‘It’s Coming Home’: Iconic Lowry painting returns to public gallery after record-breaking sale
- ‘Going to the Match’ attracts tourists from far and wide
- Painting returns to public gallery after £7.8m sale
- Julia Fawcett: “We passionately believed the painting needed to remain on public view.”
Mesmerised Mancunians traveled in their droves to see L.S Lowry’s ‘Going to the Match’ as the painting is rehung in The Lowry Art Gallery.
The iconic painting has gone back on public display after being purchased for a whopping £7.8 million at Christies in October.
The Lowry was able to purchase the painting to add to The Lowry Collection due to a donation made by the The Law Family Charitable Foundation.
The painting was originally on public display in the Lowry gallery, on loan from the Professional Footballers’ Association, but now it returns to after running the risk of falling into a private collection.
Julia Fawcett, Lowry chief executive said: “We passionately believed Going to the Match needed to remain on public view. It’s safe return to our Galleries, thanks to the wonderfully generous gift from The Law Family Charitable Foundation, is a huge moment for Salford, and we are so happy to bring it home. We know visitors will be coming in large numbers in the coming months to view this iconic and much-loved work of art, and we can’t wait to welcome them.”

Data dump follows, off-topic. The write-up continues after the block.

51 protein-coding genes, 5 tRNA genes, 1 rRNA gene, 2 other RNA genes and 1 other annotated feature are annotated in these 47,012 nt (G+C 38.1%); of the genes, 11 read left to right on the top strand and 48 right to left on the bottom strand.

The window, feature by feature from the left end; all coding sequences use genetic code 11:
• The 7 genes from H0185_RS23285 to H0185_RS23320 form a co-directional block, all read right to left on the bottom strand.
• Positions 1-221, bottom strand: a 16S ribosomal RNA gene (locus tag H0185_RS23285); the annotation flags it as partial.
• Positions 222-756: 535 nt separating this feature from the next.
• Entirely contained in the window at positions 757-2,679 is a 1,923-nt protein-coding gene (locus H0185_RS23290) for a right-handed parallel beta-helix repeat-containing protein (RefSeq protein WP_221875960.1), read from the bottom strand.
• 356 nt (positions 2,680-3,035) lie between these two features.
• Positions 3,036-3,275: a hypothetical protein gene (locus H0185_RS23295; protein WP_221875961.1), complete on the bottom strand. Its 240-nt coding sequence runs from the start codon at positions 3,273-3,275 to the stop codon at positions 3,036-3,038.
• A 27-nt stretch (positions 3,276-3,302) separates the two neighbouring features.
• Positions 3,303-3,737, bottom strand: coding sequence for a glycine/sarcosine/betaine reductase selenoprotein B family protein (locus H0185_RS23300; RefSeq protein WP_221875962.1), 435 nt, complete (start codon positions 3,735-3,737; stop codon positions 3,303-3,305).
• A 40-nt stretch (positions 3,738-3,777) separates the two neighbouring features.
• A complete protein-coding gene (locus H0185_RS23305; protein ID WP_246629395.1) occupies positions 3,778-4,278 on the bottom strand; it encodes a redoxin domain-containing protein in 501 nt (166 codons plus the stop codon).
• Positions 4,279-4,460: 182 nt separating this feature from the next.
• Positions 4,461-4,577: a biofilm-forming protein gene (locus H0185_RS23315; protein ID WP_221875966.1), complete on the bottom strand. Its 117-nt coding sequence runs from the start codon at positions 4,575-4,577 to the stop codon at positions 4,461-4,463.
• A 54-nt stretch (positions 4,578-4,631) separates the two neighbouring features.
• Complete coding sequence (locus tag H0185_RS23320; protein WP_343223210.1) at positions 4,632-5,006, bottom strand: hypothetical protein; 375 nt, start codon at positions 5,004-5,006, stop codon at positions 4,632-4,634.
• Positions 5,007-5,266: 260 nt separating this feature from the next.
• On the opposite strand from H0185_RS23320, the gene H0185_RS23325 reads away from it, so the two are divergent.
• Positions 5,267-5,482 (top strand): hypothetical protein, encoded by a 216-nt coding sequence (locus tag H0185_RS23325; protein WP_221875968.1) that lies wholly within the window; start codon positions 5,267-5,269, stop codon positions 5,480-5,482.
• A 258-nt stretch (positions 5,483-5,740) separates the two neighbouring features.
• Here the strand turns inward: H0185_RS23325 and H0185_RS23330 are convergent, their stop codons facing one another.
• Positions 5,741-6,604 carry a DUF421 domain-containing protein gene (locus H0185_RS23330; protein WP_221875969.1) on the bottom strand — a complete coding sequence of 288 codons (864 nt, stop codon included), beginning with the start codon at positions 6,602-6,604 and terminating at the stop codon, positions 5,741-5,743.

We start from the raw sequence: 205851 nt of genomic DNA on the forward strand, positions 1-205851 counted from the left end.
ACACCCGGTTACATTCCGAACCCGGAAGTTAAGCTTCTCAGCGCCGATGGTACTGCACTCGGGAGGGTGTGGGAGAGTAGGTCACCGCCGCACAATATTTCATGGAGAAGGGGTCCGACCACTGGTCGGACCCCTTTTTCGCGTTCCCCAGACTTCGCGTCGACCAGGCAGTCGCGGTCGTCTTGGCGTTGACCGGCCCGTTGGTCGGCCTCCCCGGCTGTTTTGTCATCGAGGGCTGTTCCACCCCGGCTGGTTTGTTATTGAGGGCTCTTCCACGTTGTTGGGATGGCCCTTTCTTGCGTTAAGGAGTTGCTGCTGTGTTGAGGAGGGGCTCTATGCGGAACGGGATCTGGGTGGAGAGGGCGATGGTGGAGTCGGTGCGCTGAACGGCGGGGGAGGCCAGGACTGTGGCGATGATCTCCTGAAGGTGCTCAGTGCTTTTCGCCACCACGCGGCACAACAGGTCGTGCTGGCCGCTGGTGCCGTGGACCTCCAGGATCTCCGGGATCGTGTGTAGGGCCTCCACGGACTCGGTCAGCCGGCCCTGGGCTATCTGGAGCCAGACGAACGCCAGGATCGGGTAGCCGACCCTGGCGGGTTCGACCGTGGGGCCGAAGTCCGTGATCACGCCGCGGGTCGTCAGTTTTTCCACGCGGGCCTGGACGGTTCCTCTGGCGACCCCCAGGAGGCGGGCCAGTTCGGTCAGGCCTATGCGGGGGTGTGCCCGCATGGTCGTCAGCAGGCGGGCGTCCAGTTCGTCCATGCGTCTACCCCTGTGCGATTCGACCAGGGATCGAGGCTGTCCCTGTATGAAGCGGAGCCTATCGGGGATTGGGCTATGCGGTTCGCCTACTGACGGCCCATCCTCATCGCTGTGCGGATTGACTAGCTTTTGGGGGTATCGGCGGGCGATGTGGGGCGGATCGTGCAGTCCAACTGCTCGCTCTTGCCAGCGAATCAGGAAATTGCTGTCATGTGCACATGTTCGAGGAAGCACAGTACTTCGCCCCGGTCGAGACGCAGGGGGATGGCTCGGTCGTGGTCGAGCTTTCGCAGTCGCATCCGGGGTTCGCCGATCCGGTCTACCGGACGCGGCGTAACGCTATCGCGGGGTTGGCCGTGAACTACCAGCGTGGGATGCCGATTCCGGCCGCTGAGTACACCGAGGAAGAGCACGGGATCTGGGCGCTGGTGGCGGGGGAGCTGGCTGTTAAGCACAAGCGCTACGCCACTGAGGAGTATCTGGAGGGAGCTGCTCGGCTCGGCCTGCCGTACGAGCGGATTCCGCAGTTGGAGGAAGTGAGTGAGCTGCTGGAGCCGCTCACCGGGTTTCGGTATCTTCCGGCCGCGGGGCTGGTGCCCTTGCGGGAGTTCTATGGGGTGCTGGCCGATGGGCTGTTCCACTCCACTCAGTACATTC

The Lowry is situated along the quays in Media City and is a popular tourist attraction due to its gallery and theatre.
The galleries, which has been named The Andrew and Zoe Law galleries after the couples £1 million donation, host a collection of other paintings by L.S Lowry.
The Salfordian natives’ collection is on display for the public with some notable pieces such as ‘The Lake’ and ‘The Mill’.
The gallery saw a influx of people attending as onlookers wanted to relish the chance to see the famous painting back on the walls of its historic home.
Niamh Doran, who was visiting the Lowry, said: “This is a great moment for not just Salford but all the North-West. Lowry is a symbol of northern industrial spirit, and his work is a dedication to the people of that time.”
This opinion was echoed by Paul Dennett, City of Salford Mayor:
“This painting was created in the north and belongs in the north.”
“It is so important to have this iconic piece of art on view to the public for generations to come and I am delighted to welcome it back.”